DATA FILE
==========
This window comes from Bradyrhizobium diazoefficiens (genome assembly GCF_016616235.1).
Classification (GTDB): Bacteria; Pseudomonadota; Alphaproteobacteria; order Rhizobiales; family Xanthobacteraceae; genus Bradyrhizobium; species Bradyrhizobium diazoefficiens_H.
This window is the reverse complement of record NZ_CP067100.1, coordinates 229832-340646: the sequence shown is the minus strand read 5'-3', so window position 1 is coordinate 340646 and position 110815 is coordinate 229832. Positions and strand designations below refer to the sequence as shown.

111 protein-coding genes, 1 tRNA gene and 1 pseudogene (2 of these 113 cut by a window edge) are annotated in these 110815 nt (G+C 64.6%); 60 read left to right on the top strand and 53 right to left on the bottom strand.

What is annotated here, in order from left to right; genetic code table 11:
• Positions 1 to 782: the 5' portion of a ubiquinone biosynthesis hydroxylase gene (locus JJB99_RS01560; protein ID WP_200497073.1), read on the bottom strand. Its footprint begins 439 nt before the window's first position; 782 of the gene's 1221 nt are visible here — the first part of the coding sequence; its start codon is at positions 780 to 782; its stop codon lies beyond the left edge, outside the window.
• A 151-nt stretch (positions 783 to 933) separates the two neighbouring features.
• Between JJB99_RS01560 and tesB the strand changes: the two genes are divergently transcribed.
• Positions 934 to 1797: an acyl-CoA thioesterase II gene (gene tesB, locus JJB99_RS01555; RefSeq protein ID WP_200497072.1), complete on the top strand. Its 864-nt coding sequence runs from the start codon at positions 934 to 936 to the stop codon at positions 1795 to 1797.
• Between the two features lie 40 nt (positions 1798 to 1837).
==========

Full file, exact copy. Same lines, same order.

This window comes from Bradyrhizobium diazoefficiens (genome assembly GCF_016616235.1).
Classification (GTDB): Bacteria; Pseudomonadota; Alphaproteobacteria; order Rhizobiales; family Xanthobacteraceae; genus Bradyrhizobium; species Bradyrhizobium diazoefficiens_H.
This window is the reverse complement of record NZ_CP067100.1, coordinates 229832-340646: the sequence shown is the minus strand read 5'-3', so window position 1 is coordinate 340646 and position 110815 is coordinate 229832. Positions and strand designations below refer to the sequence as shown.

111 protein-coding genes, 1 tRNA gene and 1 pseudogene (2 of these 113 cut by a window edge) are annotated in these 110815 nt (G+C 64.6%); 60 read left to right on the top strand and 53 right to left on the bottom strand.

What is annotated here, in order from left to right; genetic code table 11:
• Positions 1 to 782: the 5' portion of a ubiquinone biosynthesis hydroxylase gene (locus JJB99_RS01560; protein ID WP_200497073.1), read on the bottom strand. Its footprint begins 439 nt before the window's first position; 782 of the gene's 1221 nt are visible here — the first part of the coding sequence; its start codon is at positions 780 to 782; its stop codon lies beyond the left edge, outside the window.
• A 151-nt stretch (positions 783 to 933) separates the two neighbouring features.
• Between JJB99_RS01560 and tesB the strand changes: the two genes are divergently transcribed.
• Positions 934 to 1797: an acyl-CoA thioesterase II gene (gene tesB, locus JJB99_RS01555; RefSeq protein ID WP_200497072.1), complete on the top strand. Its 864-nt coding sequence runs from the start codon at positions 934 to 936 to the stop codon at positions 1795 to 1797.
• Between the two features lie 40 nt (positions 1798 to 1837).